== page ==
In reality, there is no conduction current between the plates of the capacitor and its dielectric, but the bound charges contained in the dielectric simply polarize (displace) following the applied fields of the capacitor's plates. This will appear as if a conduction current is flowing through the capacitor plate. The concept of displacement current is important for us to understand how it is possible for a current to form during signal propagation, especially before it reaches the load. As taught in classical circuit theory classes, the current always flows in loops. So how is it possible that we have a current even before the signal reaches the load and therefore before it establishes a continuous conduction current that goes from the source to the load and then back to the source to form the current loop? This is possible because of the displacement current, which allows the current to still flow in loops as the signal propagates. Without the displacement current, only having the conduction current, we would not have signal propagation, as the current loop made only by the conduction current would not be able to close the loop before reaching the load. This would mean that a conduction current would have to flow through the dielectric, which by definition is not possible. But with this apparent current, the displacement current, the loop is closed instantaneously as the signal propagates.

The combination of conduction current and displacement current will result in a current loop that propagates following the signal edge. This current loop, as shown in Figure 3, can be divided into three portions:

Figure 3 - Current loop and Displacement current

• The forward current, which flows in the direction of the signal towards the load on the conductor on the top layer.
• The return current, which flows in the opposite direction of the signal back towards the source on the bottom side conductor.
• The displacement current, which bridges the other two portions of the current by “flowing” through the dielectric between the conductors and following the signal edge.

## Containing the Energy of the Signal for Controlling EMI

Managing the containment of electromagnetic fields between conductors and controlling the current flow path is extremely important for designing PCBs that not only outperform but also excel in electromagnetic compatibility and signal integrity (See Figure 4).

Figure 4 - Example of an advanced PCB design with Altium Designer® 3D viewer

This approach allows us to control emissions at their source and avoid designing PCB structures that permit the coupling of external interferences.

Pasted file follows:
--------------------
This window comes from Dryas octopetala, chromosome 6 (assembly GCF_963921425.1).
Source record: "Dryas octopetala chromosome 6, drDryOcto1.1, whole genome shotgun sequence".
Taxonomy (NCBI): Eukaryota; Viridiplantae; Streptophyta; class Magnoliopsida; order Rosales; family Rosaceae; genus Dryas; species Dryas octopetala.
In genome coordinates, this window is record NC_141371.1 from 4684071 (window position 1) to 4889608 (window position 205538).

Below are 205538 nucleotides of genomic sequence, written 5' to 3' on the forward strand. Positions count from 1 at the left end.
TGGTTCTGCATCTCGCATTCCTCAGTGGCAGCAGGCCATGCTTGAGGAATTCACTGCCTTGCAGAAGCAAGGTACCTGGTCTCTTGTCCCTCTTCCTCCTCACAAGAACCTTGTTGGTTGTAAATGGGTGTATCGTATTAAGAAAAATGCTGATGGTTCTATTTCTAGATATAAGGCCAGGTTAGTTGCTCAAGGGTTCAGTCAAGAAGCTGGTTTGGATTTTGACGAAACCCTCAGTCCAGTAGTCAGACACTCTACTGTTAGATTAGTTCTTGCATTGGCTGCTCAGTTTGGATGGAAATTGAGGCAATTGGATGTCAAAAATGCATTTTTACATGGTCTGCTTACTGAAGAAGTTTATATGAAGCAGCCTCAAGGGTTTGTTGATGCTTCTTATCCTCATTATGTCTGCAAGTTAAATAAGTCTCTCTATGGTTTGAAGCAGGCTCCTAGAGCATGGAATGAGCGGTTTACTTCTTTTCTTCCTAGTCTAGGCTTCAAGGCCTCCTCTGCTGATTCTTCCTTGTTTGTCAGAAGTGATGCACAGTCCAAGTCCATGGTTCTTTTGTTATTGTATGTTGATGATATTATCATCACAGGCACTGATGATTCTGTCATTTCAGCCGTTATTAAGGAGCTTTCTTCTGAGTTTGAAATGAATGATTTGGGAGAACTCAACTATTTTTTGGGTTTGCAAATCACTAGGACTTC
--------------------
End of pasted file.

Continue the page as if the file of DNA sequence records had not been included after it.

In the next article of the series, we will discuss how to improve component placement to effectively reduce EMI. To ensure you don’t miss it, stay tuned by following our pages and social media.

## Conclusions

To design PCBs that meet these high standards, you need advanced tools that provide precise control over every aspect of your design. Altium Designer® offers a complete set of PCB design layout and simulation features, ensuring your designs meet all design requirements. The integrated design rules engine and online simulation tools help verify conformance to your design specifications as you route your PCB.

When your design is complete, seamlessly release files to your manufacturer using the Altium 365™ platform, which simplifies collaboration and project sharing.

You can start your free trial of Altium Designer + Altium 365 today and bring your PCB designs to the next level.

Dario Fresu is an electronic engineer and IPC certified designer with extensive experience working for both small and large companies, as well as a top university worldwide. Coming from a family that has been involved in the electrical and electronic field for four generations, Dario has been exposed to this industry since childhood, developing a passion for it long before it became his profession.

He is the owner and founder of fresuelectronics.com, where he provides expert consultations, as well as marketing and design services related to PCB and EMC design. He focuses particularly on achieving first-pass success for EMI and EMC, as well as embedded digital design.
His in-depth knowledge and practical approach ensure that designs are both efficient and compliant with industry standards.

In addition to his consulting work, Dario runs PCB Design Academies where he shares his expertise and passion with thousands of engineers and students. Through these academies, he provides comprehensive training that covers the latest techniques and best practices in PCB design, empowering engineers to create innovative and reliable products.